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2020 Census

2020 Census Action Funds

To help advance county-based efforts to promote participation in the 2020 Census, Philanthropy Network Greater Philadelphia joined with regional partners to create the Delaware County, Montgomery County and Philly Counts 2020 Census Action Funds. These collaborative, rapid-response funds were established to provide grants to support and empower community-based organizations working to develop the skills and capacity of communities at risk of being undercounted in order to help lay the groundwork for a complete count. 

  • Learn how the 2020 Census Action Funds supported community-based organizations working to actively promote participation in the 2020 Census in Philadelphia, Delaware and Montgomery counties

Philly Counts 2020

Philly Counts 2020 was established by the City of Philadelphia to execute a campaign to encourage census participation, as was Philanthropy Network's key partner in the Philly Counts 2020 Action Fund. In January 2021, Philly Counts released its final report, findings, and recommendations based on the work done in diverse communities across Philadelphia from December 2018 through October 2020. The report provides an overview of the multifaceted field plan, designed and executed by Philly Counts, that addressed individual and community outreach on the ground and engaged partner organizations, local leaders, and philanthropic supporters.

2020 Census & COVID-19

Many of the planned activities related to the 2020 Census were significantly impacted and delayed due to the coronavirus pandemic. As a result, the Census Bureau released a 2020 Census Operational Adjustments Due to COVID-19. By law, the final census numbers were due by December 31, 2020, but the bureau missed that deadline for the first time since it was put in place in 1976. The most recent timeline indicates that the release date for the congressional apportionment data (used for determining seats in Congress) has been adjusted to April 30, 2021, and the redistricting data (used for redrawing congressional and legislative districts) is due to be delivered to states by September 30, 2021.


Background on Census 2020

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What's at Stake

The  decennial census not only ensures fair political representation, but it also determines the annual appropriation of more than $883 billion in federal funds to states. This means that what happens in this next census will have profound implications for every community in our commonwealth for the next decade.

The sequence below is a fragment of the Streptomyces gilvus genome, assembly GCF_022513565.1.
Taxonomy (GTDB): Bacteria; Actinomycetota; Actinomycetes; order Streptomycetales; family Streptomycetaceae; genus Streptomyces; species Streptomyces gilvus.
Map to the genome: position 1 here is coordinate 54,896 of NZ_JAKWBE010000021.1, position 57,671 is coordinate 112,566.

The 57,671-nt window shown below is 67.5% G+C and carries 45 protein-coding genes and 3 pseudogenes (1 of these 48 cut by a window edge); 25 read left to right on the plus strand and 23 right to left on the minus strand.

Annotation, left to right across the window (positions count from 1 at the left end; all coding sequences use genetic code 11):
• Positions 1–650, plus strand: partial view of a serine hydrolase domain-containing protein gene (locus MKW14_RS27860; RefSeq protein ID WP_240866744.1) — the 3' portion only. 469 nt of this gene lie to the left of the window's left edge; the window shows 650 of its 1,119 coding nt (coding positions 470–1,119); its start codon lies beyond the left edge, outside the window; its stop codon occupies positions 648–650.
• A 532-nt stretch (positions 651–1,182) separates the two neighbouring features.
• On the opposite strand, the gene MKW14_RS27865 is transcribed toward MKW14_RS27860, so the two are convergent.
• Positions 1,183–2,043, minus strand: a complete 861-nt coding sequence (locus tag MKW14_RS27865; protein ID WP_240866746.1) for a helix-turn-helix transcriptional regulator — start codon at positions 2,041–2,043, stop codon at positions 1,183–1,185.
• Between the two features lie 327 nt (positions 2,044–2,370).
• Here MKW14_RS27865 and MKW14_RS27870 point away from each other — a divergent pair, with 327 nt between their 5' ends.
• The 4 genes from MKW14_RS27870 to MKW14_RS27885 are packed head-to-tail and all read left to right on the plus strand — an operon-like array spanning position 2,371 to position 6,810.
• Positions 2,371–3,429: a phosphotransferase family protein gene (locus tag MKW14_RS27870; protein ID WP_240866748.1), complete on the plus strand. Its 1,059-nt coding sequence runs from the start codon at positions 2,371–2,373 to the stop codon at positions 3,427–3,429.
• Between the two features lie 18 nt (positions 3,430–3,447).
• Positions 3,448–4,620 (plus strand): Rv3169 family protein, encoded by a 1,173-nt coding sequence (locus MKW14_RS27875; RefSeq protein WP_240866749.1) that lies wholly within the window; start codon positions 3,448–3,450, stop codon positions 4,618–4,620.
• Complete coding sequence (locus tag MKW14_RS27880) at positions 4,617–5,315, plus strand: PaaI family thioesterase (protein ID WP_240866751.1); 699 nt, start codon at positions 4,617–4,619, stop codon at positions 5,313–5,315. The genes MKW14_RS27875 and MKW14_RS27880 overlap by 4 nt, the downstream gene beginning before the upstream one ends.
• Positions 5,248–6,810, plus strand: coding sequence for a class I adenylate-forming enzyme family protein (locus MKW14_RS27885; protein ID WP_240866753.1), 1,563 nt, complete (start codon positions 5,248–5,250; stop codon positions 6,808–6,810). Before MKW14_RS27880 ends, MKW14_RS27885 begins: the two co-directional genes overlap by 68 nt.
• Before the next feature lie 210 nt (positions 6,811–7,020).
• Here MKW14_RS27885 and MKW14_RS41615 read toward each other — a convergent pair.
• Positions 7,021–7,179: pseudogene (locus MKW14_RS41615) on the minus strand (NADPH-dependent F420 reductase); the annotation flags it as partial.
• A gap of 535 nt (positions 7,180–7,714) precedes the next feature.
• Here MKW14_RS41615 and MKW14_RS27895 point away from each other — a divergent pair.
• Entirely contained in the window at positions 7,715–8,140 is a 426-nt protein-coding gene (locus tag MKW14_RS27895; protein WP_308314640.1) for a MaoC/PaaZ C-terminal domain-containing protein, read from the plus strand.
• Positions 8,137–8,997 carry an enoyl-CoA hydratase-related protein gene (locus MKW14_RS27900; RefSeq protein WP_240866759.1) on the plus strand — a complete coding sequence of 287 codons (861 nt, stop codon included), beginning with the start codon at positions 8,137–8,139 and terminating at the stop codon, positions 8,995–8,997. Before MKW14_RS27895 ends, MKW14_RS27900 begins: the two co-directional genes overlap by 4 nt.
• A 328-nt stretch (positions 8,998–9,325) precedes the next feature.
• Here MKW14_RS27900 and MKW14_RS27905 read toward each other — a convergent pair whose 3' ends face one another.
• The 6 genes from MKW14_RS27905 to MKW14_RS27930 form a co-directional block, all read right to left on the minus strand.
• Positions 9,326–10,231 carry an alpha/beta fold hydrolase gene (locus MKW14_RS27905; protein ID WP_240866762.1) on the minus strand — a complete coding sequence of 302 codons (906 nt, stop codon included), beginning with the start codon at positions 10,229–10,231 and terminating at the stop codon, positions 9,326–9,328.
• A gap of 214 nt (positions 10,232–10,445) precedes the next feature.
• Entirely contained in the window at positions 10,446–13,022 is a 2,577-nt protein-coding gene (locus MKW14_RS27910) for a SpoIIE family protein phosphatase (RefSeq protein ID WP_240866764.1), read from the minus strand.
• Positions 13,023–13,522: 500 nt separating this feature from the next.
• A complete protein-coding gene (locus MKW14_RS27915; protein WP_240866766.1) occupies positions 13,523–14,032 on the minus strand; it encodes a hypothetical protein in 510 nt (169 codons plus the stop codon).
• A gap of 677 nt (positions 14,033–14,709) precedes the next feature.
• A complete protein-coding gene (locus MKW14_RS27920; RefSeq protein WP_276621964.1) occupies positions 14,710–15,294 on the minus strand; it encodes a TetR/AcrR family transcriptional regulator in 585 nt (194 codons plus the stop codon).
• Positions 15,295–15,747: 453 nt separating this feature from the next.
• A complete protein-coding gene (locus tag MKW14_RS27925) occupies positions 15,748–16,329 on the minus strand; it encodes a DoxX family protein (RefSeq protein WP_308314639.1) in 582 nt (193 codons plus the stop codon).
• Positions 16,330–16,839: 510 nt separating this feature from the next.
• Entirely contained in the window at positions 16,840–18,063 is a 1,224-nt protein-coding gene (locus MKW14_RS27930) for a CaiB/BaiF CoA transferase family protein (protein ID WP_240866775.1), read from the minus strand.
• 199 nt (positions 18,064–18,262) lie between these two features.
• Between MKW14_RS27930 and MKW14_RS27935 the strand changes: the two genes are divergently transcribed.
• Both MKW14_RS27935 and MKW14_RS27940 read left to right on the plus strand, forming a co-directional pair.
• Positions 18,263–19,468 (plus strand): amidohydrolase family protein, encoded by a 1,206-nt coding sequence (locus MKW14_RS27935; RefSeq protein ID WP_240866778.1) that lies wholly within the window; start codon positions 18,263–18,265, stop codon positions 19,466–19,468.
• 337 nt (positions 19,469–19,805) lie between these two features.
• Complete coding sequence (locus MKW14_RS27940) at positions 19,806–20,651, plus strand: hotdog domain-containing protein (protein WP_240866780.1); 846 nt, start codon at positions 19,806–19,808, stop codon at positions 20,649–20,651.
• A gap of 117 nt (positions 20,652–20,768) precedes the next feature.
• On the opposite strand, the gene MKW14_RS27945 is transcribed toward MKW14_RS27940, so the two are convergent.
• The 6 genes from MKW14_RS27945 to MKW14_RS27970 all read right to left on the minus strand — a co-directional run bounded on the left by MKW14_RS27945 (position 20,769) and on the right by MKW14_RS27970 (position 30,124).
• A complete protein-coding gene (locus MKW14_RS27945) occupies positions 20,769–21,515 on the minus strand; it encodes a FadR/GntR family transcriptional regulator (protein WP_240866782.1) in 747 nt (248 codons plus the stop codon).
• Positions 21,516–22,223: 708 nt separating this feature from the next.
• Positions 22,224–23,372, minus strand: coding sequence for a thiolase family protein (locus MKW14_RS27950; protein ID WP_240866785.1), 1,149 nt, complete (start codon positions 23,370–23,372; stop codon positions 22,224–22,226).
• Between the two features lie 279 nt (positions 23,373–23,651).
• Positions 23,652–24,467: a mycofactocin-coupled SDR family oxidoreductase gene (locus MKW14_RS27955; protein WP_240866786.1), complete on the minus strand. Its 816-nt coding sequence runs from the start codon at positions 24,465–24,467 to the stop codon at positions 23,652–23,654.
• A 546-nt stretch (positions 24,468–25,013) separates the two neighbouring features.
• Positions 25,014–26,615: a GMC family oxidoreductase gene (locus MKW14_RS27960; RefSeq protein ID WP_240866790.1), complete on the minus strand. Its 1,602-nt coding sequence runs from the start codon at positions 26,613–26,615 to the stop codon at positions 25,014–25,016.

According to researchers at George Washington University, in 2015 Pennsylvania received $26.79 billion dollars in federal grants ($2,093 per capita) that were allocated to 16 large federal assistance programs based on the census count. In FY2016, Pennsylvania received $39 billion through 55 federal spending programs guided by data derived from the 2010 Census.

The stakes in the 2020 census are especially high for Pennsylvania, which has been identified as the #2 state at risk of an undercount.  An analysis by Keystone Counts identified 1.2 million Pennsylvania households in 24 counties at high risk for an undercount; of those households, 35 percent (440, 000) are in Philadelphia (see map above)

Just a 1 percent undercount could cost Pennsylvania $400 million annually, or $3.9 billion over 10 years. Among the populations at highest risk for an undercount are people of color, immigrants, children under 18 years old, low-income and rural communities, and the homeless.

Unique Challenges for the 2020 Census

There are a number of factors that present a unique set of challenges for the 2020 census, including:

  • massive underfunding of the U.S. Census Bureau itself;
  • the shift to digital data collection, raising concerns about accuracy and cyber-security; and
  • a prevailing climate of fear and distrust of government.

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Funder Education & Action

Making the Case: Why the Census Matters to Philanthropy

The census will have a direct impact on every issue that funders care about for the next decade, and the window of opportunity to lay important groundwork to support a full and fair count is upon us. The articles below explain why the census is of critical importance to philanthropy, and why funders should do what they can to support get-out-the-count efforts.

Network Connections and Coordination

Philanthropy Network is working to do its part to ensure a fair and accurate count. Philanthropy Network President Sidney Hargro is participating on Pennsylvania Governor Tom Wolf's 2020 Census Complete Count Commission, as well as co-chairing the Corporate & Philanthropy Subcommittee of Philadelphia Mayor Jim Kenney's Complete Count Committee, Philly Counts 2020. We are also working with local and statewide networks to ensure that the efforts of philanthropy and other key partners are informed and aligned for maximum efficiency.


Philanthropy Network presented a number of sessions to help funders learn about the importance of an accurate census and opportunities to get involved.

ANNUAL MEMBERS' MEETING [March 2019] The program at our 31st Annual Members' Meeting focused on the 2020 census - what it means to democracy and work of philanthropy, efforts underway here and nationally to support a full and fair count, and how funders can lend their support to this important effort.

WEBINARS: In partnership with our statewide colleaugues at Grantmakers of Western Pennsylvania and NEPA Grantmakers Forum, we co-hosted two briefing webinars for Pennsylvania funders on the 2020 census:

MEMBER BRIEFING [December 2018] Philanthropy Network convened a group of regional funders to discuss the role of philanthropy in ensuring a fair and accurate 2020 census in Pennsylvania, and explore ideas for ways that regional funders might collaborate and coordinate efforts.

  • Presentation by Ann Torregrossa, Director, Pennsylvania Health Funders Collaborative who provided an overview on what's at stake for Pennsylvania in the 2020 census in terms of funding and representation; the geographic dispersement and challenges of reaching hard to count (HTC) populations in the state; and the need to activate county-based Complete Count Committees.